Hunter-gatherer lifestyle could help explain superior ability to ID smells | Science News

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Hunter-gatherer lifestyle could help explain superior ability to ID smells

Foraging communities in forests of the Malay Peninsula are better at identifying odors than their rice-farming neighbors

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12:00pm, January 18, 2018
Southeast Asian hunter-gatherers

SCENT MASTERS  Southeast Asian hunter-gatherer communities display an ability to name different odors that's not observed in Western nations or even in a neighboring farming group. Here, two of these hunter-gatherers clear an area to enable the growth of durian, a sweet-tasting but foul-smelling fruit.

Smell has a reputation as a second-rate human sense. But that assumption stinks once hunter-gatherers enter the picture.

Semaq Beri hunter-gatherers, who live in tropical forests on the eastern side of the Malay Peninsula in Southeast Asia, name various odors as easily as they name colors, say psycholinguist Asifa Majid and linguist Nicole Kruspe. Yet Semelai rice farmers, who live in forest outposts near the Semaq Beri and speak a closely related language, find odors much more difficult to name than colors, the researchers report online January 18 in Current Biology.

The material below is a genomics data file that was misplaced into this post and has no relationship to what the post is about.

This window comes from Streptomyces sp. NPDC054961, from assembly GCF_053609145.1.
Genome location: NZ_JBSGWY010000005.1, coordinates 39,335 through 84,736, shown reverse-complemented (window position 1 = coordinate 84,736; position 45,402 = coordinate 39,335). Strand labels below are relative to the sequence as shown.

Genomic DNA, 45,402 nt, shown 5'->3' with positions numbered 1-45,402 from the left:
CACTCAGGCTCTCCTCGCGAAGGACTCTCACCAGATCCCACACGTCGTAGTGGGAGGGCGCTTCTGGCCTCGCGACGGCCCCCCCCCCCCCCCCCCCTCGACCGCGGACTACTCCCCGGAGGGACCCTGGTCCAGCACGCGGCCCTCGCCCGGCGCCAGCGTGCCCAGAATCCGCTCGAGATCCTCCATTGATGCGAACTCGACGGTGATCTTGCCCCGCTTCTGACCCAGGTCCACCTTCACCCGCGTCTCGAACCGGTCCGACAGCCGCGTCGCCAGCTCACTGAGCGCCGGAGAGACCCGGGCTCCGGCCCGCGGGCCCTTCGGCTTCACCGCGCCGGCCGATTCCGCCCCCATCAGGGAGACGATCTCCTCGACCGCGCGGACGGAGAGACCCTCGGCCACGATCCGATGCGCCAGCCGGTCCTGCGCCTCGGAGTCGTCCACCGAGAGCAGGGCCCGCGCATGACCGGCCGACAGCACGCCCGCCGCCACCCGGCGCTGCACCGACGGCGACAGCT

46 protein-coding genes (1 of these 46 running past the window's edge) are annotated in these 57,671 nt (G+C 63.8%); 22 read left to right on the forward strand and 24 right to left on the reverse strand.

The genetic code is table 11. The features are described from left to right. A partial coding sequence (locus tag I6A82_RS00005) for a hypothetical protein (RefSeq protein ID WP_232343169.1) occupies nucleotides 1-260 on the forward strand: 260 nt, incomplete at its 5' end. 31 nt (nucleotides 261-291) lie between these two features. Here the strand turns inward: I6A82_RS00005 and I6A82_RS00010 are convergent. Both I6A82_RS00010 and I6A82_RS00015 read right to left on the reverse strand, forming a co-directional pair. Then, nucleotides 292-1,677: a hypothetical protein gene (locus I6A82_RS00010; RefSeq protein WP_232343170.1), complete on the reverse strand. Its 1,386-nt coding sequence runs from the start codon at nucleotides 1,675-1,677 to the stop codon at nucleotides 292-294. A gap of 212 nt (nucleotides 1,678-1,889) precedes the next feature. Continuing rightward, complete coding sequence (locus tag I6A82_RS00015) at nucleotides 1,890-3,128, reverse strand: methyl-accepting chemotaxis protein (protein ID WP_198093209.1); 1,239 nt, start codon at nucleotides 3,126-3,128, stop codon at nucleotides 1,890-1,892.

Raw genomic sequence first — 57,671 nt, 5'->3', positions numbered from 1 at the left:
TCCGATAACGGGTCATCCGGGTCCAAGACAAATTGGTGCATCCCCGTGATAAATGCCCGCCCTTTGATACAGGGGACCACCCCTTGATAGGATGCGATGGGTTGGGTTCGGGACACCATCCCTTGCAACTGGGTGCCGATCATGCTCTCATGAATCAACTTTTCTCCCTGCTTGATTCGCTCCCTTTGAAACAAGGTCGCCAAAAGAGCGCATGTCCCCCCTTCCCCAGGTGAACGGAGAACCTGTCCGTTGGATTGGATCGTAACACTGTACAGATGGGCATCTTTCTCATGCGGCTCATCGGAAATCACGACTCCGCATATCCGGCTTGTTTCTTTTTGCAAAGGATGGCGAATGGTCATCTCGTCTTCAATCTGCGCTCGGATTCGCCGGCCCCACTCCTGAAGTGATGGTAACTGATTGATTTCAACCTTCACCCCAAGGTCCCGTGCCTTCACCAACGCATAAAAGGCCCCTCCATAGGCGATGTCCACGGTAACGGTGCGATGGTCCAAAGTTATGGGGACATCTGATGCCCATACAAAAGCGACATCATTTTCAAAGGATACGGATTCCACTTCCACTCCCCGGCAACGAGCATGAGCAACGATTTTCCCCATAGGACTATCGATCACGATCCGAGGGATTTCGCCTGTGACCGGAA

By including members of a farming community that inhabit a common forest environment and speak a similar language, the new study indicates for the first time that the cultural practices of hunter-gatherers help enhance their odor-naming ability — and possibly their smell-detection skills — relative to

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